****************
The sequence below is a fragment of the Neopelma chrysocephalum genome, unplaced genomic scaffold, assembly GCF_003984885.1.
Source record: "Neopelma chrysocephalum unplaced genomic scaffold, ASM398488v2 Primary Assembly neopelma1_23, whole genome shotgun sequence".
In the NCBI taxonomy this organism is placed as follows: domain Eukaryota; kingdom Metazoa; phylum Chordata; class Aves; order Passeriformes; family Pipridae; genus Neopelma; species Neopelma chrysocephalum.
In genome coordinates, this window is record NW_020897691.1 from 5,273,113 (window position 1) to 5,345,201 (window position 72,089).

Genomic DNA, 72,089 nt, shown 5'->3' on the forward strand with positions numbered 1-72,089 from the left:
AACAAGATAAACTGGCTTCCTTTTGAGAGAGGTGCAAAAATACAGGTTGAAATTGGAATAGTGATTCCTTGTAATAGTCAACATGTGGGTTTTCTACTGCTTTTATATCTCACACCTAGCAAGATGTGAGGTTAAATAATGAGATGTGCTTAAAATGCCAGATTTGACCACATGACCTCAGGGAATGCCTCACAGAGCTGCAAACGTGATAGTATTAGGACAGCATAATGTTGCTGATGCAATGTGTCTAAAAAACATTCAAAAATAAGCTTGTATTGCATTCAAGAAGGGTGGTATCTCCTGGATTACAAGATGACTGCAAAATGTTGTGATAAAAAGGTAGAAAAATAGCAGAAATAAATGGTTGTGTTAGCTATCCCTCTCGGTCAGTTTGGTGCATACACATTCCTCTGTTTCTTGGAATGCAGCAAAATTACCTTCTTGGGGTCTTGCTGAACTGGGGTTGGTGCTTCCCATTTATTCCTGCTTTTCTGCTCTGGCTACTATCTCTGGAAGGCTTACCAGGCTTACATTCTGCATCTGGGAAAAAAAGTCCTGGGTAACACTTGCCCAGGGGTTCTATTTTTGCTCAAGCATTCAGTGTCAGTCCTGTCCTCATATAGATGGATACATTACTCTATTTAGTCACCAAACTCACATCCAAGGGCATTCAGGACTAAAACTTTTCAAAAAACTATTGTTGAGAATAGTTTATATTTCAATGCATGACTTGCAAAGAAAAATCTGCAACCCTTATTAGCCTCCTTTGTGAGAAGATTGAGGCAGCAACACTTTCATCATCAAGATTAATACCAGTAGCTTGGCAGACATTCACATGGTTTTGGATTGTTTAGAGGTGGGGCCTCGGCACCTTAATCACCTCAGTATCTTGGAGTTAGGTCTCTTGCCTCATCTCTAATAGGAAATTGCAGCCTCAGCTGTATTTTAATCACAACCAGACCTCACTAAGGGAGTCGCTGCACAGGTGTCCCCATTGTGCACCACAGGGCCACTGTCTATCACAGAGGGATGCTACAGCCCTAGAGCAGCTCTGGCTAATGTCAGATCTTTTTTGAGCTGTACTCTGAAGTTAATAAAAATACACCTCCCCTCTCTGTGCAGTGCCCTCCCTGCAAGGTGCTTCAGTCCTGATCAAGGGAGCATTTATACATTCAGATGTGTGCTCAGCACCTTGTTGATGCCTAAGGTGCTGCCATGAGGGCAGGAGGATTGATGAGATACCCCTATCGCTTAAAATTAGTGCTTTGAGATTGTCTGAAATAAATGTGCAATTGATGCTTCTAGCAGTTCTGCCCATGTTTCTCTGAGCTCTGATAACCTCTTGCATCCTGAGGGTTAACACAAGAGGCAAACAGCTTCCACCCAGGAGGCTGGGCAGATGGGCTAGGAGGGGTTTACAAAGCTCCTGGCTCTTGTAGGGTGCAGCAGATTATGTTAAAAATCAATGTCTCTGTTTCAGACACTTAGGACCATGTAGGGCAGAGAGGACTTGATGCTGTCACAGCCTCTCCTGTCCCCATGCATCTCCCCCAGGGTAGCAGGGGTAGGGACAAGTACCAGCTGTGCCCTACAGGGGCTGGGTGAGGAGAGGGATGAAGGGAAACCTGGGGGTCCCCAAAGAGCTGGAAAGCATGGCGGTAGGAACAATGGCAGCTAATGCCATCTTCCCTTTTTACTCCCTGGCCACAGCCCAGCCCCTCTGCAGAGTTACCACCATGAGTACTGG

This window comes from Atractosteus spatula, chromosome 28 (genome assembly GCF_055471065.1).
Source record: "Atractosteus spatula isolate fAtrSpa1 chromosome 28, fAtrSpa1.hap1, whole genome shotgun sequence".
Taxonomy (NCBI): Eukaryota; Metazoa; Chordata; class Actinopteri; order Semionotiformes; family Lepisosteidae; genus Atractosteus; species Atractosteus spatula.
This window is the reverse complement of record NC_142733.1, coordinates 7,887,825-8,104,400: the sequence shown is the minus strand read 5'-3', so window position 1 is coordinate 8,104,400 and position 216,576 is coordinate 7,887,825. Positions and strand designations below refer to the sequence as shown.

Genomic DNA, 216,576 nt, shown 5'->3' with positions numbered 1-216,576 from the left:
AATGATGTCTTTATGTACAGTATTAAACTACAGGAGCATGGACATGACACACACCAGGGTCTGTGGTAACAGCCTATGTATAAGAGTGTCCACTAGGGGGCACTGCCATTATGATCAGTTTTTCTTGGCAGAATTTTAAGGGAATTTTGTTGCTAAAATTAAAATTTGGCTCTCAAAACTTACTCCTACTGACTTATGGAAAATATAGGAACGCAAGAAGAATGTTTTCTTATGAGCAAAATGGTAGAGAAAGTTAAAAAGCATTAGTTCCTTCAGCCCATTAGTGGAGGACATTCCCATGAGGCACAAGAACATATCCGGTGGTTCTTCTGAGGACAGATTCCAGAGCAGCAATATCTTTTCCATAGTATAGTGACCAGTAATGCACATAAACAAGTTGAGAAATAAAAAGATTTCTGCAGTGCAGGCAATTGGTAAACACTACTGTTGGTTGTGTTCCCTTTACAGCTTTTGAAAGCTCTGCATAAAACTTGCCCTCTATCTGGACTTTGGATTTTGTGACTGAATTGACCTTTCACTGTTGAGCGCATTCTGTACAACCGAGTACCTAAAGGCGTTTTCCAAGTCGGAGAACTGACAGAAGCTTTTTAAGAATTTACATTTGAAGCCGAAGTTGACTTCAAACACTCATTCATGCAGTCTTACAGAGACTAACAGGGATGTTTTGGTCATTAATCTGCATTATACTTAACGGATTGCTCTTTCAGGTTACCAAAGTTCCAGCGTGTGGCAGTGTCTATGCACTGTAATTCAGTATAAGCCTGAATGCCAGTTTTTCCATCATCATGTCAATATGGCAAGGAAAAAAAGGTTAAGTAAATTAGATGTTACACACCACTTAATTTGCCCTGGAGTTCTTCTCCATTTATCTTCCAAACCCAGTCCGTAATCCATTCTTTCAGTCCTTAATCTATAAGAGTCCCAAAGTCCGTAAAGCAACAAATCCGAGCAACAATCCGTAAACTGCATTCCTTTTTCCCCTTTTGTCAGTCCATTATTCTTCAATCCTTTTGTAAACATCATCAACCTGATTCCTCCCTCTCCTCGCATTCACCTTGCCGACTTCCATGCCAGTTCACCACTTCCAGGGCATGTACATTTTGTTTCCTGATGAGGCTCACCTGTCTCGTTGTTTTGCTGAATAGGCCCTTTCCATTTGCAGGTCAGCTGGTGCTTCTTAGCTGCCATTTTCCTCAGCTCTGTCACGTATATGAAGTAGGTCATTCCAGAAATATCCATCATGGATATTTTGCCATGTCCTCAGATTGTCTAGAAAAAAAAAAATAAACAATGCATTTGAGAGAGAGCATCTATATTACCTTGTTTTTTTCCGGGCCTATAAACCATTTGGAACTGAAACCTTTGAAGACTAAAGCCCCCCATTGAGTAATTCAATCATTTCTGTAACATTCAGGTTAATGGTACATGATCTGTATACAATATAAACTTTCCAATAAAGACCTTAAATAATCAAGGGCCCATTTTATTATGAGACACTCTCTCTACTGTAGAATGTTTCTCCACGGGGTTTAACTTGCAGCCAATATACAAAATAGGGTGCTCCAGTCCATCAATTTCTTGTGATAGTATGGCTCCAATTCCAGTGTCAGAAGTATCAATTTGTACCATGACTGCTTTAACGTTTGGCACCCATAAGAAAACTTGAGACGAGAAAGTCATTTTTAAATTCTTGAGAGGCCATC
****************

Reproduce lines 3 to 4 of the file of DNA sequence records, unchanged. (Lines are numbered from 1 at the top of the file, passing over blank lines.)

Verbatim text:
In the NCBI taxonomy this organism is placed as follows: domain Eukaryota; kingdom Metazoa; phylum Chordata; class Aves; order Passeriformes; family Pipridae; genus Neopelma; species Neopelma chrysocephalum.
In genome coordinates, this window is record NW_020897691.1 from 5,273,113 (window position 1) to 5,345,201 (window position 72,089).